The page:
A succinct weekly take on the London property market and a roundup of headlines from the PropertyBrain team. Subscribe to the Friday Roundup here: http://pbra.in/pb-signup
Here’s a roundup of what we think are the big news stories this week:
* UK chancellor Philip Hammond is allegedly preparing a stamp duty cut for first-time buyers as a signal that the Conservative party understands the housing problem, exemplified by how younger people are struggling to follow in the footsteps of their parents by buying their own homes. They are considering other measures for inclusion in the Budget, for example, ways in which the government could commission the construction of more homes on state-owned brownfield sites. Interestingly, the Treasury has been considering a fresh tax raid on buy-to-let landlords, with Mr Hammond noting that the recent stamp duty surcharge has not dented the market.
* Official data from the Office for National Statistics added weight to the gloomy picture for London house prices on Tuesday, as annual growth slowed to 2.5% over the year to September from 2.7% in the previous month. Average house prices in the capital fell for the second month in a row, but homes values across the UK held up better, with prices increasing 5.4% in the year to September, up from 4.8% in August.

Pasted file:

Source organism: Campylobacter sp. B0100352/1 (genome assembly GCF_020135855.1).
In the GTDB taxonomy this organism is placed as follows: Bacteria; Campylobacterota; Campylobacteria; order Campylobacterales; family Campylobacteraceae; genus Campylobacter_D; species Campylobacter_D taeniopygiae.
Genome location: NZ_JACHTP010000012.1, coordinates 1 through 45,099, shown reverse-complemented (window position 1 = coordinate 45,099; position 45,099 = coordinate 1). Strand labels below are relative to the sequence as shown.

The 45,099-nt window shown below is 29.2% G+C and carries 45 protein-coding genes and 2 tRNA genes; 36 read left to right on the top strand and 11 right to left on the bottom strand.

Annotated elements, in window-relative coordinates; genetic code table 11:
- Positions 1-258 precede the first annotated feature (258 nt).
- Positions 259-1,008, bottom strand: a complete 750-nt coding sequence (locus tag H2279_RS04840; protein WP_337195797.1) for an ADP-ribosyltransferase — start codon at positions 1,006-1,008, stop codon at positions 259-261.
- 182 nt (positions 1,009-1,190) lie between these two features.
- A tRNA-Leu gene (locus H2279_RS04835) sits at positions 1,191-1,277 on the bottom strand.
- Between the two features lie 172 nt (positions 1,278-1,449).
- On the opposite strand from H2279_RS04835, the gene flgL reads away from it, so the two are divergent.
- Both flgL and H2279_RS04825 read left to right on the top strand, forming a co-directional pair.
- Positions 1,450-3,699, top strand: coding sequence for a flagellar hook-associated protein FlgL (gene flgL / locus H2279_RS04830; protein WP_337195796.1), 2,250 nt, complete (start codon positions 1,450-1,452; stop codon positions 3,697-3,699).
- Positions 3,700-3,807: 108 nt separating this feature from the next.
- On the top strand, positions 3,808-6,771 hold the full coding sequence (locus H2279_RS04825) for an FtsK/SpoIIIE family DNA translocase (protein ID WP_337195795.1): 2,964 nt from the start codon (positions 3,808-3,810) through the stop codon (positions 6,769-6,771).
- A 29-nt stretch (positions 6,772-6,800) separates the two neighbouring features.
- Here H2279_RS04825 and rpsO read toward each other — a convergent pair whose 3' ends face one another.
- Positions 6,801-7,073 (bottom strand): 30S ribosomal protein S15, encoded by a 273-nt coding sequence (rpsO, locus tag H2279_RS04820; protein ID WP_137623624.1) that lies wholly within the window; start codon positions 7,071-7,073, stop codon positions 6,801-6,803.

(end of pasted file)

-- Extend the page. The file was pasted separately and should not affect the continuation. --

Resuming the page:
* Housebuilder Taylor Wimpey is on track to meet full year expectations, as demand for new homes continued to be supported by a competitive mortgage market and the government’s Help to Buy equity loan scheme. The company claimed that the UK housing market has remained positive over the second half of 2017, as high demand and favourable conditions outweighed potential political and economic risks. However, it warned building costs are expected to increase by around 3% to 4% in the full fiscal year, with greatest pressure coming from labour costs, followed by cost inflation in building materials.
* London West End property developer Great Portland Estates has edged back to profitability. It also said that international money was supporting asset values across London, and as a result it has not found many attractively-priced properties to buy. Worryingly, it is likely to be a net seller of property over the second half of the year, and already has £400m of property on the market.
* Housing associations are to be reclassified by the UK government as private organisations, in a move that ministers hope will encourage them to build more homes. Experts say Britain needs to build up to 300,000 homes per year to fix the housing crisis. Figures released by the Department for Communities and Local Government on Thursday morning showed that only 217,000 new homes were created in 2016/17.
* The National Infrastructure Commission has published its latest report on the potential of the Oxford Cambridge arc. This could add hundreds of billions of pounds to the national economy each year and lead to the first new towns in the UK for half a century.